The Best of Times or The Worst of Times?January 05, 17
"It was the best of times, it was the worst of times, it was the age of wisdom, it was the age of foolishness, it was the epoch of belief, it was the epoch of incredulity, it was the season of Light, it was the season of Darkness, it was the spring of hope, it was the winter of despair, we had everything before us, we had nothing before us, we were all going direct to Heaven, we were all going direct the other way – in short, the period was so far like the present period, that some of its noisiest authorities insisted on its being received, for good or for evil, in the superlative degree of comparison only."
The famous first paragraph of the Charles Dickens novel A Tale of Two Cities comes to mind when reading articles about the state of the US economy. Where one analyst predicts doom and gloom, another suggests that there's no problem. Quite the opposite, the economy did well in 2016 and will continue on the same path in 2017.
In some respects, the U.S. economy is doing well, at least if you measure it according to what the stock markets are doing. They had a record-breaking 2016 and are continuing to power ahead.
Will the policies of President-Elect Trump have a positive impact? On the one hand, economists point to his likely desire to institute tax cuts, approve huge infrastructure spending and reduce regulation. On the other hand, that might spark a resurgence of inflation thus forcing the Federal Reserve to raise interest rates. That could have a negative impact on a country that has become used to living on historically low interest rates for the past eight years. Could raising rates put homebuyers under pressure and spark a new round of foreclosures or make loans too expensive for businesses and lead them to axe staff?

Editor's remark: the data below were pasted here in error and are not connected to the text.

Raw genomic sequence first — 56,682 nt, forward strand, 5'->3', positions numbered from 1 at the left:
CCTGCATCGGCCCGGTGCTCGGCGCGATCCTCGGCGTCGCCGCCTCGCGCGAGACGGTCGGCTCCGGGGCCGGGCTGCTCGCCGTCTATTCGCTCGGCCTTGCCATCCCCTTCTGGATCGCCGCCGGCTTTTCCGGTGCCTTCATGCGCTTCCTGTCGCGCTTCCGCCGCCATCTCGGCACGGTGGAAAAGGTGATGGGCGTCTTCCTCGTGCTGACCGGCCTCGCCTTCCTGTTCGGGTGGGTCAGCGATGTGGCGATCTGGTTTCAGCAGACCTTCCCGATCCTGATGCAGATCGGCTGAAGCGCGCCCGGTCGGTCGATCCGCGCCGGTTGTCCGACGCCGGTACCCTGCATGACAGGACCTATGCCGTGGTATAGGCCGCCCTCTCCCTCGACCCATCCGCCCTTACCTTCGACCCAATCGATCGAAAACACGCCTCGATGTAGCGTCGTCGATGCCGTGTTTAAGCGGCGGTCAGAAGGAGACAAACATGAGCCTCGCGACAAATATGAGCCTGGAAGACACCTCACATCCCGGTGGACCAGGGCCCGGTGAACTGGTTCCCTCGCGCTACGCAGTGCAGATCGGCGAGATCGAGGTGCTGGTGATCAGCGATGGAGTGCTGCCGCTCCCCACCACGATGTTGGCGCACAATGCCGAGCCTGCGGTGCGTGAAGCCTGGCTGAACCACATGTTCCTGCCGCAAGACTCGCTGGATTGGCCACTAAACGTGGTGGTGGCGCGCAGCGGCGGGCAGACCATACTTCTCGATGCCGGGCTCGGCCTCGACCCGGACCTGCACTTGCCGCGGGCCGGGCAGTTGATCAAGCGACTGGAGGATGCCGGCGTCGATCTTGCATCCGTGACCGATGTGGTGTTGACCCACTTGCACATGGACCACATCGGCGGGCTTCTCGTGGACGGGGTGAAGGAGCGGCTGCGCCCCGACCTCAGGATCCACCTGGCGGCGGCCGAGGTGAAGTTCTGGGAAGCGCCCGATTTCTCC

Meanwhile, some analysts believe the emphasis on what President Trump will or won't do is not so crucial. According to this theory, the U.S. economy doesn't care which person or party is in power. The economy rises and sinks depending on decisions made by millions of people, not one person. The US economy is a supertanker and ships of that size need a long time and distance to change direction.
Other factors may be more pertinent: what will happen to energy prices, and what about the deep-seated demographic changes taking place in American society, for example. Will the labor force participation rate rise and the labor market tighten enough to enable workers to demand higher wages to put more disposable income in their pockets?
A happy new year to all, and may it bring us the best of times.